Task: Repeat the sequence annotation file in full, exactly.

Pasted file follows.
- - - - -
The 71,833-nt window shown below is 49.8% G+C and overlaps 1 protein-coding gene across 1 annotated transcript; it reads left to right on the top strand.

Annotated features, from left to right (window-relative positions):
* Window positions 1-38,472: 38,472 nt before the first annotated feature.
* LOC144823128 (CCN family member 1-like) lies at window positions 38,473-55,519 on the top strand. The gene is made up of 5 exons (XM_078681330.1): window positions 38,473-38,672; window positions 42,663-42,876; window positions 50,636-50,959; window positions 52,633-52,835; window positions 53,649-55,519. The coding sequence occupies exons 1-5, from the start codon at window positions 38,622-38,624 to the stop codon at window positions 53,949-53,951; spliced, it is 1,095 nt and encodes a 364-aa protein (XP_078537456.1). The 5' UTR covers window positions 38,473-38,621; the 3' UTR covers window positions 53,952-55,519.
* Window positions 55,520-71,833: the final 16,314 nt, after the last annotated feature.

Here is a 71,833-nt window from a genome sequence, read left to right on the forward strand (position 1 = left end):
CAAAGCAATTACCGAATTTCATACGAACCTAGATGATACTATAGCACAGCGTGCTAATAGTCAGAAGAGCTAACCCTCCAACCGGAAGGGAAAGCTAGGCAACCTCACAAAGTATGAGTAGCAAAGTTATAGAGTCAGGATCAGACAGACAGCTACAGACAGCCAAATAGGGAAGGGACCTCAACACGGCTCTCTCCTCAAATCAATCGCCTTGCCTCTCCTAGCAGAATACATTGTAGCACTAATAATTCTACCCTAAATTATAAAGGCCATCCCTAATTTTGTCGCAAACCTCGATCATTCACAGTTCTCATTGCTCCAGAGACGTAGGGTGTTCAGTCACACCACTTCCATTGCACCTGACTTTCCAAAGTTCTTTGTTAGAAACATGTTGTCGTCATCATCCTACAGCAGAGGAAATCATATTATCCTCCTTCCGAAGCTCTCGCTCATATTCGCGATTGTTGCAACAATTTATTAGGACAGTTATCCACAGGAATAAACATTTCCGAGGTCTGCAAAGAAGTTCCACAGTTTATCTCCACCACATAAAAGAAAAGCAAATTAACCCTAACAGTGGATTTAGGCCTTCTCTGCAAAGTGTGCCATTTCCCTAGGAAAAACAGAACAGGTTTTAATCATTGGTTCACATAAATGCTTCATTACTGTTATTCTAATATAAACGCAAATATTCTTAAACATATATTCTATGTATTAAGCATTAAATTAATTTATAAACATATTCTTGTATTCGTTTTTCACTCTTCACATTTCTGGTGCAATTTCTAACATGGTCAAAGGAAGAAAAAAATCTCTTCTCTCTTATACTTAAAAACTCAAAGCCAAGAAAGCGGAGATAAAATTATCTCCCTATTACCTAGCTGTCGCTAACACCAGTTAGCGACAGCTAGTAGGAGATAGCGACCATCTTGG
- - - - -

The 71,833-nt window shown below is 49.8% G+C and overlaps 1 protein-coding gene across 1 annotated transcript; it reads left to right on the top strand.

Annotated features, from left to right (window-relative positions):
* Window positions 1-38,472: 38,472 nt before the first annotated feature.
* LOC144823128 (CCN family member 1-like) lies at window positions 38,473-55,519 on the top strand. The gene is made up of 5 exons (XM_078681330.1): window positions 38,473-38,672; window positions 42,663-42,876; window positions 50,636-50,959; window positions 52,633-52,835; window positions 53,649-55,519. The coding sequence occupies exons 1-5, from the start codon at window positions 38,622-38,624 to the stop codon at window positions 53,949-53,951; spliced, it is 1,095 nt and encodes a 364-aa protein (XP_078537456.1). The 5' UTR covers window positions 38,473-38,621; the 3' UTR covers window positions 53,952-55,519.
* Window positions 55,520-71,833: the final 16,314 nt, after the last annotated feature.

Here is a 71,833-nt window from a genome sequence, read left to right on the forward strand (position 1 = left end):
CAAAGCAATTACCGAATTTCATACGAACCTAGATGATACTATAGCACAGCGTGCTAATAGTCAGAAGAGCTAACCCTCCAACCGGAAGGGAAAGCTAGGCAACCTCACAAAGTATGAGTAGCAAAGTTATAGAGTCAGGATCAGACAGACAGCTACAGACAGCCAAATAGGGAAGGGACCTCAACACGGCTCTCTCCTCAAATCAATCGCCTTGCCTCTCCTAGCAGAATACATTGTAGCACTAATAATTCTACCCTAAATTATAAAGGCCATCCCTAATTTTGTCGCAAACCTCGATCATTCACAGTTCTCATTGCTCCAGAGACGTAGGGTGTTCAGTCACACCACTTCCATTGCACCTGACTTTCCAAAGTTCTTTGTTAGAAACATGTTGTCGTCATCATCCTACAGCAGAGGAAATCATATTATCCTCCTTCCGAAGCTCTCGCTCATATTCGCGATTGTTGCAACAATTTATTAGGACAGTTATCCACAGGAATAAACATTTCCGAGGTCTGCAAAGAAGTTCCACAGTTTATCTCCACCACATAAAAGAAAAGCAAATTAACCCTAACAGTGGATTTAGGCCTTCTCTGCAAAGTGTGCCATTTCCCTAGGAAAAACAGAACAGGTTTTAATCATTGGTTCACATAAATGCTTCATTACTGTTATTCTAATATAAACGCAAATATTCTTAAACATATATTCTATGTATTAAGCATTAAATTAATTTATAAACATATTCTTGTATTCGTTTTTCACTCTTCACATTTCTGGTGCAATTTCTAACATGGTCAAAGGAAGAAAAAAATCTCTTCTCTCTTATACTTAAAAACTCAAAGCCAAGAAAGCGGAGATAAAATTATCTCCCTATTACCTAGCTGTCGCTAACACCAGTTAGCGACAGCTAGTAGGAGATAGCGACCATCTTGG